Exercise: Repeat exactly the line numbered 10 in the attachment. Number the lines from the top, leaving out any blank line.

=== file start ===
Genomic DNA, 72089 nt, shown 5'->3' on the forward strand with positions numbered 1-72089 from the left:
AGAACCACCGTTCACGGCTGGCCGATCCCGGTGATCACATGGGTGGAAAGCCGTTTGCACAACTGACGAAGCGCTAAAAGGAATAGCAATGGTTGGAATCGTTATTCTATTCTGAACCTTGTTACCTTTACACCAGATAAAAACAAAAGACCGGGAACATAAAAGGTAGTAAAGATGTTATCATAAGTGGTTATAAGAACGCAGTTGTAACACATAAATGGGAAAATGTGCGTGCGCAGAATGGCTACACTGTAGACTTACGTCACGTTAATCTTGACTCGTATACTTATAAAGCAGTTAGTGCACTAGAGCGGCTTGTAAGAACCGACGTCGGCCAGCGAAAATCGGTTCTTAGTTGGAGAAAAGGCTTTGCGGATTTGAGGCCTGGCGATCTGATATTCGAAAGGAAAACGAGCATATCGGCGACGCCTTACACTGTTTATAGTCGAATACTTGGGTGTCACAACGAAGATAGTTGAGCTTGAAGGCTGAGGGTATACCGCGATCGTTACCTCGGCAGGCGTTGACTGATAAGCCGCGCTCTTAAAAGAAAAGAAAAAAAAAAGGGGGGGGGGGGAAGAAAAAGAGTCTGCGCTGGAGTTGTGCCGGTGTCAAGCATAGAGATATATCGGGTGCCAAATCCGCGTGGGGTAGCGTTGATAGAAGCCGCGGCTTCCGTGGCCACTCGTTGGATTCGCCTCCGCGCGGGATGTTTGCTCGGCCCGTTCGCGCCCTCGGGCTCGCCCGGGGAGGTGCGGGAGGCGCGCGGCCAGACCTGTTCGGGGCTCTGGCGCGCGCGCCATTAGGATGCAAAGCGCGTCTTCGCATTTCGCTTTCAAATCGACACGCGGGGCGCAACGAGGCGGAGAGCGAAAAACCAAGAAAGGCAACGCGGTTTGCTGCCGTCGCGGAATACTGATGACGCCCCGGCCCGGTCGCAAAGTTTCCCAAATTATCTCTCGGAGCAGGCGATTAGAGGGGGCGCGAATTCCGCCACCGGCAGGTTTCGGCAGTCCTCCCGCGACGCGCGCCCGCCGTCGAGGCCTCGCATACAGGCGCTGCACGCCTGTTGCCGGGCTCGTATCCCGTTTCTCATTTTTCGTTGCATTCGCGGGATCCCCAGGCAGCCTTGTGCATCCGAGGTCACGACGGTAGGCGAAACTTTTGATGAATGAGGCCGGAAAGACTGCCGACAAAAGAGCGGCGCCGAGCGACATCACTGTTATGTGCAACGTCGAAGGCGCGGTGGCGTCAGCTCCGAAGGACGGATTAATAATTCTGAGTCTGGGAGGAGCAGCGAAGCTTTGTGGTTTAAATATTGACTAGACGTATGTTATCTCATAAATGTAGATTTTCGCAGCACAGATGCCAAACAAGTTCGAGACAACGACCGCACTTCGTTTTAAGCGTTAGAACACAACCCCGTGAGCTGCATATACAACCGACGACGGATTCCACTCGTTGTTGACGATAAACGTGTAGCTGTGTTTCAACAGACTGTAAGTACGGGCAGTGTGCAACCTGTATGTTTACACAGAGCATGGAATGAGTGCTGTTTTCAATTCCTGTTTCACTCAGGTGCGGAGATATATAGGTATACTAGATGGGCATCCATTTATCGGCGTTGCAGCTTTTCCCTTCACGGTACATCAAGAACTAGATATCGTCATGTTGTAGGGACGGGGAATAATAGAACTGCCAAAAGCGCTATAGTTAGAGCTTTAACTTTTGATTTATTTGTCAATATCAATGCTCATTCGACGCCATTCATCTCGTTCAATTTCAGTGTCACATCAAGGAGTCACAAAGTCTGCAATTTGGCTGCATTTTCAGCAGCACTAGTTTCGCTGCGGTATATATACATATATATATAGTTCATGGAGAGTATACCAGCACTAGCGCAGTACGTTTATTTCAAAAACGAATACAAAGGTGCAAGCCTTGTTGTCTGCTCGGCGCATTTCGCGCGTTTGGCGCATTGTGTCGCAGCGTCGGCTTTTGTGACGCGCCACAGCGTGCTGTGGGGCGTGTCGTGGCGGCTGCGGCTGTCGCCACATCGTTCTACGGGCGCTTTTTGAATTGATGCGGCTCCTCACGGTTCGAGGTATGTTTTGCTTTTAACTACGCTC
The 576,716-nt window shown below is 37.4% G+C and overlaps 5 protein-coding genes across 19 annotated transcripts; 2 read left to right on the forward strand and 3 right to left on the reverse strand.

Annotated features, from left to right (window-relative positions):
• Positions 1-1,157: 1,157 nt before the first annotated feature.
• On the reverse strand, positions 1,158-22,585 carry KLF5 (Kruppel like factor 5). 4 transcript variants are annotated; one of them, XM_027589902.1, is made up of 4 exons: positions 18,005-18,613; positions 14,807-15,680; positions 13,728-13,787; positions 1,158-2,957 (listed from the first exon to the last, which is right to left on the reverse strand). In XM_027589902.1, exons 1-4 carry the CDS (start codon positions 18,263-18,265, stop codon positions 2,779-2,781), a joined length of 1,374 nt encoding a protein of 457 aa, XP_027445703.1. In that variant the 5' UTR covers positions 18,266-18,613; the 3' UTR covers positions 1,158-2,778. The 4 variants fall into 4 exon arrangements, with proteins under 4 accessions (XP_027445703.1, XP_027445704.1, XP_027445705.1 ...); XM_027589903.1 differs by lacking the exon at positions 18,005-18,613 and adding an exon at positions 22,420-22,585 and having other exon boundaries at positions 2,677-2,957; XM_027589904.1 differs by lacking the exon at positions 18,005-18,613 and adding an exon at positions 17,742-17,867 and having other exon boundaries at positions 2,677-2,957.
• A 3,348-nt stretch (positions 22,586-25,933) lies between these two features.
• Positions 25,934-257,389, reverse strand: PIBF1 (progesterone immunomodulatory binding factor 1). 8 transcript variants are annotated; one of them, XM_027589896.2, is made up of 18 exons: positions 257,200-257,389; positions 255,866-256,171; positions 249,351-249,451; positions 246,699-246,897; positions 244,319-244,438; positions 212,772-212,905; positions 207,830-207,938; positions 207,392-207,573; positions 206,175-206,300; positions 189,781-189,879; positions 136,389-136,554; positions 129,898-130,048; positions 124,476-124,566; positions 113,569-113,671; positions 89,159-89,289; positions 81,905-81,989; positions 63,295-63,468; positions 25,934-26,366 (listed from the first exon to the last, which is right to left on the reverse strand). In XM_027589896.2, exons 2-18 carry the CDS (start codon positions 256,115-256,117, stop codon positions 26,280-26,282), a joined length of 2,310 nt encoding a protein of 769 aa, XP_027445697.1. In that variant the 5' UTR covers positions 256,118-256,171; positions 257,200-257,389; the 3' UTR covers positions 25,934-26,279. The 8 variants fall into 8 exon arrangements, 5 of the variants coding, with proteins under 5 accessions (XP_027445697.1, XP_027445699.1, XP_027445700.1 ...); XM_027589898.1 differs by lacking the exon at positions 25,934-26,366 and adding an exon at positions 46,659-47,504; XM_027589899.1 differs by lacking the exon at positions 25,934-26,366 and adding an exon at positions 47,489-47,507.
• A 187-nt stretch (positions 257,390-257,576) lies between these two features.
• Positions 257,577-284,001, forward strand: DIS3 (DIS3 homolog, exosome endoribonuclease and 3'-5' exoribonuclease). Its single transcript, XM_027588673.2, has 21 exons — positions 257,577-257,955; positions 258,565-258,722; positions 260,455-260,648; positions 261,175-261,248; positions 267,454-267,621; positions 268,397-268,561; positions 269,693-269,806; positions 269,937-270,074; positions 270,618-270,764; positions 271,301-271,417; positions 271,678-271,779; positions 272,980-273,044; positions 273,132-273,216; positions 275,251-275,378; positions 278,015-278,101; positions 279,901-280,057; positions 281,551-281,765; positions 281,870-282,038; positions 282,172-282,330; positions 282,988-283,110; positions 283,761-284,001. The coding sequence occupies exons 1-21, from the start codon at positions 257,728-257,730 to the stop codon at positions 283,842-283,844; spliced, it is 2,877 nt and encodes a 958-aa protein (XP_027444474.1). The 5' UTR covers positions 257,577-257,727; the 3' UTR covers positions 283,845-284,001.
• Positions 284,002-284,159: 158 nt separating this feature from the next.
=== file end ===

• Positions 257,577-284,001, forward strand: DIS3 (DIS3 homolog, exosome endoribonuclease and 3'-5' exoribonuclease). Its single transcript, XM_027588673.2, has 21 exons — positions 257,577-257,955; positions 258,565-258,722; positions 260,455-260,648; positions 261,175-261,248; positions 267,454-267,621; positions 268,397-268,561; positions 269,693-269,806; positions 269,937-270,074; positions 270,618-270,764; positions 271,301-271,417; positions 271,678-271,779; positions 272,980-273,044; positions 273,132-273,216; positions 275,251-275,378; positions 278,015-278,101; positions 279,901-280,057; positions 281,551-281,765; positions 281,870-282,038; positions 282,172-282,330; positions 282,988-283,110; positions 283,761-284,001. The coding sequence occupies exons 1-21, from the start codon at positions 257,728-257,730 to the stop codon at positions 283,842-283,844; spliced, it is 2,877 nt and encodes a 958-aa protein (XP_027444474.1). The 5' UTR covers positions 257,577-257,727; the 3' UTR covers positions 283,845-284,001.